Supplemental Resources and Links for Episode #177



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Resource links for Security Now! Episode #177:


Breaking SSL, PDP-8's
& UltraCapacitors
Bob Armstrong's PDP-8 Single Board Computer & optional Front Panel
THIS WILL BE THE LAST CHANCE EVER to obtain various kits to build a working PDP-8 computer — with optional fully functional front panel — and own a piece of history forever. If this is not your sort of thing, but you know someone who might be interested, please let them know. I would hate to have anyone miss out on this last chance to create one of these lovely systems:

SBC6120_Front_Panel
Photo of the first run of FP6120 front panels
for the SBC6120 single-board computer.

The SBC6120 single-board computer kits are made possible not only thanks to Bob Armstrong's peerless design work, but also by the extremely limited availability of the long-since-discontinued Harris HD6120 PDP-8 on-a-chip.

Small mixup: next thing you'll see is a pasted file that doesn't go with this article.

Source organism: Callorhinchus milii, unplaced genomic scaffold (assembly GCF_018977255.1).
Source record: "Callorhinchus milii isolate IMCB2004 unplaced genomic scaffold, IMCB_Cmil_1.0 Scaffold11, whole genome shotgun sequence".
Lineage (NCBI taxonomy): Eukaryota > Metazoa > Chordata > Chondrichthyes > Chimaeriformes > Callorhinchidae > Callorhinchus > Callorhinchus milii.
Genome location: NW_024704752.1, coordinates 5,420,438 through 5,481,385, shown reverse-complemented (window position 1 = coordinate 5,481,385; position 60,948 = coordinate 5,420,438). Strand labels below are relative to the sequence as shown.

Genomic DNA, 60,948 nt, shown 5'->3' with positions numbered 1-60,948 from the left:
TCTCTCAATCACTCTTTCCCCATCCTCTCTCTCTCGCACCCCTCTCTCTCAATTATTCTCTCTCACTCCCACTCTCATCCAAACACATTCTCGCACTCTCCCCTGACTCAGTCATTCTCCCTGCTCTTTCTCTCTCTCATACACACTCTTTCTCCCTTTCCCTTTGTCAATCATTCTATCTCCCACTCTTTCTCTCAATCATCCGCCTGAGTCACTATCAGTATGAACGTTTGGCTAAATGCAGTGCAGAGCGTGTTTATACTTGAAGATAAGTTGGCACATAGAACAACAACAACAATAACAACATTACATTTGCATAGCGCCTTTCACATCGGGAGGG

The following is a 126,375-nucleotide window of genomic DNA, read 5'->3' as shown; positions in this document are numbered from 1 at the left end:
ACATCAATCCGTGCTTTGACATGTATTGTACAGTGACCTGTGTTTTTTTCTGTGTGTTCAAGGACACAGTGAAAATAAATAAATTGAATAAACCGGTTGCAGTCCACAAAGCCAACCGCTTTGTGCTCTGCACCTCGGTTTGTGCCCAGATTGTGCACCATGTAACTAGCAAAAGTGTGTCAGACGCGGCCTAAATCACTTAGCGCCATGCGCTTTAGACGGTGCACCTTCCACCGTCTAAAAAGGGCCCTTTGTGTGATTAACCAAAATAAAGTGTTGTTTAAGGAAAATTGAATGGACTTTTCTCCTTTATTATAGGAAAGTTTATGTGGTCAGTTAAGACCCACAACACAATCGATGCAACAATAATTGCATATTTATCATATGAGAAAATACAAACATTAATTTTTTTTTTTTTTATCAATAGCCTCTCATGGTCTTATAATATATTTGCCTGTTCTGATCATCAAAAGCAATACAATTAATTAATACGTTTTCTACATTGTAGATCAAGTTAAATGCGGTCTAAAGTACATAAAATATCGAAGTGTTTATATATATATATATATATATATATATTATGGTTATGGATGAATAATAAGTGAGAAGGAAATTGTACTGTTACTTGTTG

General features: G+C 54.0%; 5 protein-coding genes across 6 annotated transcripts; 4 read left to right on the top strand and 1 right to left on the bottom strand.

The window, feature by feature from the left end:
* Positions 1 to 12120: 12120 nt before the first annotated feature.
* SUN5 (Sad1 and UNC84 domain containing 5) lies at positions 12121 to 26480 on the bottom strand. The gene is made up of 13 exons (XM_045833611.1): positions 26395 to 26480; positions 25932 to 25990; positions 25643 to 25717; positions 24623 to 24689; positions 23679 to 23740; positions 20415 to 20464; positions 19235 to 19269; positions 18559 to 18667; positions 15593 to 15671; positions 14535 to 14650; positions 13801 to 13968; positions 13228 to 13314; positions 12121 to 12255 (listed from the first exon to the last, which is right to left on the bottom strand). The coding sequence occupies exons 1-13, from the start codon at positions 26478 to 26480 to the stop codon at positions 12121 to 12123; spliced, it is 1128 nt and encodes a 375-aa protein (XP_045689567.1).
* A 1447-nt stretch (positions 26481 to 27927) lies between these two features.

sbc6120-2c

SBC6120_Block_Diagram

Some PDP-8 references and resources: PLEASE NOTE the following important details:
EEStor and UltraCapacitors

EEStor_UltraCap

Breaking SSL by Spoofing a Certificate Authority

Tricking your browser into believing a FAKE SSL server certificate:

How to browse Windows' built-in root certificates

After recording this week's podcast (#177) I found a better way for users to browse and examine their root certificate store which does not require the use of the awkward user-interface of the Microsoft Management Console system:

You are now looking at a list of your system's Trusted Root Certificates:

TrustedCerts

You may find that the "Friendly Name" column provides a more useful and understandable name for the certificates. For example, “COMODO” is much more well known than “AAA Certificate Services”.

Double-click on any certificate listed to display its properties, then click the “Details” tab to view the certificate's properties:

EquifaxDetails

Above, we can see that the Equifax certificate, which has been exploited in the hacker's demonstration, is using the “md5RSA” Signature Algorithm. Fully secure certificates will ONLY be signed using the “sha1RSA” algorithm.



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Last Edit: May 04, 2013 at 18:12 (1,515.18 days ago)Viewed 3 times per day